Wendy Barlow remembers: “Joining BOAC gave me confidence and taught me how to make the best of myself, smiling until my jaws ached. Being taught how to apply makeup and care for my skin by Elizabeth Arden, and having my hair done in a neat style by Vidal Sassoon.”
Rosalind Sharp, Barlow's contemporary, added: “Our training was scary and if a hair was out of place we were criticized. If our nail polish was chipped we were in trouble. And what was the difference between a John Collins and a Tom Collins?"
Training today still lasts six weeks, but far more attention is paid to safety protocol, as Telegraph Travel's Lizzie Porter discovered when she joined new recruits at Heathrow last year.
Grooming is still important, however. Staff are still expected to be immaculately attired. The Uniform Standards manual requires women to wear lipstick and blusher “as a minimum”. Hair must be secured in an approved list of styles and, if in a French plait, “the ends must not exceed 1.5in/3cm”.
The recruits of 1965 were paid a starting salary of £584, equivalent to around £10,100 today, according to the Bank of England's inflation calculator.
The annual “total reward package” for a new flight attendant at BA is between £21,000 and £25,000.
On the job
They also had "special responsibilities for looking after children". "Keeping tidy the cloakroom" was another part of the job.
But it was hard work. Stewardesses could be called upon at short notice to go to any destination in the world for a period of three days to three weeks, and frequent refuelling stops meant considerably longer journeys.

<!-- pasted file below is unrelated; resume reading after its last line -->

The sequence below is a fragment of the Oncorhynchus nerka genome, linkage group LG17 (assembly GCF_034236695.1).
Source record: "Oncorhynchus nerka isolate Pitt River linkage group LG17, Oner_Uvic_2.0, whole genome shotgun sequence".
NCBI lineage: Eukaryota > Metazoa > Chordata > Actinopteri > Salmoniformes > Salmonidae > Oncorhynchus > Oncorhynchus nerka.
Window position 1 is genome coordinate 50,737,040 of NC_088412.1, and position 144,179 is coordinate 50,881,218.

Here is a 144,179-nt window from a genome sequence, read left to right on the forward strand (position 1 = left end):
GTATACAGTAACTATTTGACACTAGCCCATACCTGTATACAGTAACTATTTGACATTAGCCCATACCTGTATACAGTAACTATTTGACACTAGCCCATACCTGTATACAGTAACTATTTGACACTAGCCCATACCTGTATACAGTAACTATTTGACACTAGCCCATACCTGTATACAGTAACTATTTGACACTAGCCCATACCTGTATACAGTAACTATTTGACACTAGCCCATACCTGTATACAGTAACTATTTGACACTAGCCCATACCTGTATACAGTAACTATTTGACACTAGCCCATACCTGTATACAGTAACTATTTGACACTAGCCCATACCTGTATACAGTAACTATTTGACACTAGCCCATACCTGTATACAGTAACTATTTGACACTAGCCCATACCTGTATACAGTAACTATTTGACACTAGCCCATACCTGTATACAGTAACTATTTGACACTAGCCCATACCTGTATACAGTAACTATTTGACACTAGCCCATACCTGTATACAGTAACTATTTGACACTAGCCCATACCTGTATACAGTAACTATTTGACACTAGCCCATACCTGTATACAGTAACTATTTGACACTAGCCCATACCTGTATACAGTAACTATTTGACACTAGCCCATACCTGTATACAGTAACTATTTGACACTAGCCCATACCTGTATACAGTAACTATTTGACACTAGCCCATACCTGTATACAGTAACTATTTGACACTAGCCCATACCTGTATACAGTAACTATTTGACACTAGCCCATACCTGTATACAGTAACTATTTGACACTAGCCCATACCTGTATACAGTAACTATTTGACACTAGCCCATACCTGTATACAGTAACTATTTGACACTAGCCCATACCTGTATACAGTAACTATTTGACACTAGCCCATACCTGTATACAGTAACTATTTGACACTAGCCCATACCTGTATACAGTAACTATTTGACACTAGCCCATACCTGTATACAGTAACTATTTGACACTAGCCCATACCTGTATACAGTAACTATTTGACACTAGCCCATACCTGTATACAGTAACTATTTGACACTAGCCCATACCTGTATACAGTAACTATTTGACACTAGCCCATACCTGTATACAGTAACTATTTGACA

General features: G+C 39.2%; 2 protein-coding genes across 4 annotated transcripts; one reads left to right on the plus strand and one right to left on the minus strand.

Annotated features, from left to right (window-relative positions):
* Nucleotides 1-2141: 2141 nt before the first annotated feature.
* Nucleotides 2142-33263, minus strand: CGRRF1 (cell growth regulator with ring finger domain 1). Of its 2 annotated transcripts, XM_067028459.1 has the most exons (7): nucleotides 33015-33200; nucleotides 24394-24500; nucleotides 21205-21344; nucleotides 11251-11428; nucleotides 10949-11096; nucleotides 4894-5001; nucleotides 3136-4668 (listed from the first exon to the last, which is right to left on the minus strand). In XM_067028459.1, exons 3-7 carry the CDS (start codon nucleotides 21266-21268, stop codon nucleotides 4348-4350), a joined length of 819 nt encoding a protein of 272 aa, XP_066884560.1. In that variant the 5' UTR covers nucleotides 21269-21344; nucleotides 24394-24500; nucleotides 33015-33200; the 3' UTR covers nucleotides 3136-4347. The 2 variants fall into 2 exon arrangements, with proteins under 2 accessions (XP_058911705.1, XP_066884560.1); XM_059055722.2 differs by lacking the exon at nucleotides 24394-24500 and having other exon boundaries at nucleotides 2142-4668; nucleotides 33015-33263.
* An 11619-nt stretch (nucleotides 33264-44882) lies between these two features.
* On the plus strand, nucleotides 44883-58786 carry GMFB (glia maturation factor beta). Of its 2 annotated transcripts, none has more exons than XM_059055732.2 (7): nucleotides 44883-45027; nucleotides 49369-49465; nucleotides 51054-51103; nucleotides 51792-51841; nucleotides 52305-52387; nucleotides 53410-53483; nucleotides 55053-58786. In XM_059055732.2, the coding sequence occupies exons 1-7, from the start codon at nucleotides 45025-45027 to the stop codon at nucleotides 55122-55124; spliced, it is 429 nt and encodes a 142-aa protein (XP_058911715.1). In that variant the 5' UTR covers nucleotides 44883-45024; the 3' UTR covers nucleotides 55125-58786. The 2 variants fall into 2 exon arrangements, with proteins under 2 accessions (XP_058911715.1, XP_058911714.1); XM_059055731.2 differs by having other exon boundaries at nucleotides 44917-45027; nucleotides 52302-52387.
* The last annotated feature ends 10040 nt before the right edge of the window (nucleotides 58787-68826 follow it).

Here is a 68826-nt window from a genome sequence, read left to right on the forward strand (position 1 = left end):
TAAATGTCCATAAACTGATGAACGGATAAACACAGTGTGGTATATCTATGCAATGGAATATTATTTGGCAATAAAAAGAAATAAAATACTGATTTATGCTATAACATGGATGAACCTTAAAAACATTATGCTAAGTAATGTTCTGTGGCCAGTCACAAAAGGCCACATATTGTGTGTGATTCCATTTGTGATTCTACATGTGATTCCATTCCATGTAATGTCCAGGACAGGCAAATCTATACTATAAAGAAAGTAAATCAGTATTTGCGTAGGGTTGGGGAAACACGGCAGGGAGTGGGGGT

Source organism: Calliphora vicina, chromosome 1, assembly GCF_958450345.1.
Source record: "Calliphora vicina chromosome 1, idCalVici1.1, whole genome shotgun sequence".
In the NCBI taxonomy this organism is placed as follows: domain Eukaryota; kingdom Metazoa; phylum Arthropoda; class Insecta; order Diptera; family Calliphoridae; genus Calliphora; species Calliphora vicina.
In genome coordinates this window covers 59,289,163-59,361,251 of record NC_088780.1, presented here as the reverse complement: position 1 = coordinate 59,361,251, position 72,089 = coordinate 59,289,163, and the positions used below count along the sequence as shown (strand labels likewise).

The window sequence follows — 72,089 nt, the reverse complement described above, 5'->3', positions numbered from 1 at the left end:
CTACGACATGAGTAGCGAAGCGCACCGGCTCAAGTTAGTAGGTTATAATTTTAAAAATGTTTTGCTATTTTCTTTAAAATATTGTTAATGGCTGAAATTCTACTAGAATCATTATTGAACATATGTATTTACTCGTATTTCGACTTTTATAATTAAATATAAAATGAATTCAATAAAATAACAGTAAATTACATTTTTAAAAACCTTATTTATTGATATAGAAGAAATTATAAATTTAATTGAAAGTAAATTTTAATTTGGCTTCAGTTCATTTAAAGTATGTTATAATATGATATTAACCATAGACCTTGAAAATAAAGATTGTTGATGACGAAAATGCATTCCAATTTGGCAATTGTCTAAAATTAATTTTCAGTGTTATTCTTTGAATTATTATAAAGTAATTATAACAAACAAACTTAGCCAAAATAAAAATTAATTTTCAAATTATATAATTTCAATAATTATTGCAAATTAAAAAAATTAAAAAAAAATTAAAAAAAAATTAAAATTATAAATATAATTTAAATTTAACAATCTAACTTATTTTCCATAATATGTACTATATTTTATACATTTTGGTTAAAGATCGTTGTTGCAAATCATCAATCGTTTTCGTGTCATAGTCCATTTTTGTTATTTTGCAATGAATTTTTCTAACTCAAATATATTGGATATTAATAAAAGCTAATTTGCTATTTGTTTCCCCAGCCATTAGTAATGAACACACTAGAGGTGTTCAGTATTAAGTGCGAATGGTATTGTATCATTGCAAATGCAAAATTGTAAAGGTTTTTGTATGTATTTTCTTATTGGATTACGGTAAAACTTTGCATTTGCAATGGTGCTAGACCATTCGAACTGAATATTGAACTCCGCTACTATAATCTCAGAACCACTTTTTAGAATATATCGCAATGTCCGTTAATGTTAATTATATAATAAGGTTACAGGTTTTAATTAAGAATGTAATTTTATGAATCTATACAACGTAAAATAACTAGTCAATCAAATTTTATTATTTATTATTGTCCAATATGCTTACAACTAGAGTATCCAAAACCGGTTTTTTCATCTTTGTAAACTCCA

Today a BA flight to Sydney operates via Singapore on a Boeing 777. The journey takes 23 hours. In November 1965, the BA720 to Sydney was operated by a Boeing 707. It departed on a Friday at 2:30 p.m. and included stops in Zurich, Beirut, Karachi, Calcutta, Singapore and Darwin. It arrived in Sydney on Sunday, local time 6:25 a.m.
All those extra legs meant a lot of meal services.
Passengers completing the entire journey will have eaten half the farmyard by the time they reached London, having been served lamb, turkey, beef, ox tongue, chicken and ham - not to mention three rounds of cheese and biscuits.
Cigarettes - "English or American", "plain or filter tip" - also featured on the menu.
In 1965, BOAC had two classes of travel: first and economy, but economy back then was roomier than it is today.
The stewards and stewardesses sometimes wore white gloves to serve customers and even carved meat in the aisle.
Despite the thorough training, there were occasional mishaps.
Diane Hamill, another BOAC stewardess, recalled: “I was serving on the 707, taking a three-tiered cart down the aisle. This included cheese and fruit, finger bowls for First Class, wine, and champagne. I must have caught a rip in the carpet as the whole cart fell over – spilling its contents everywhere. The cabin went completely silent. I went back to the galley and said: ‘Someone give me a cigarette’.”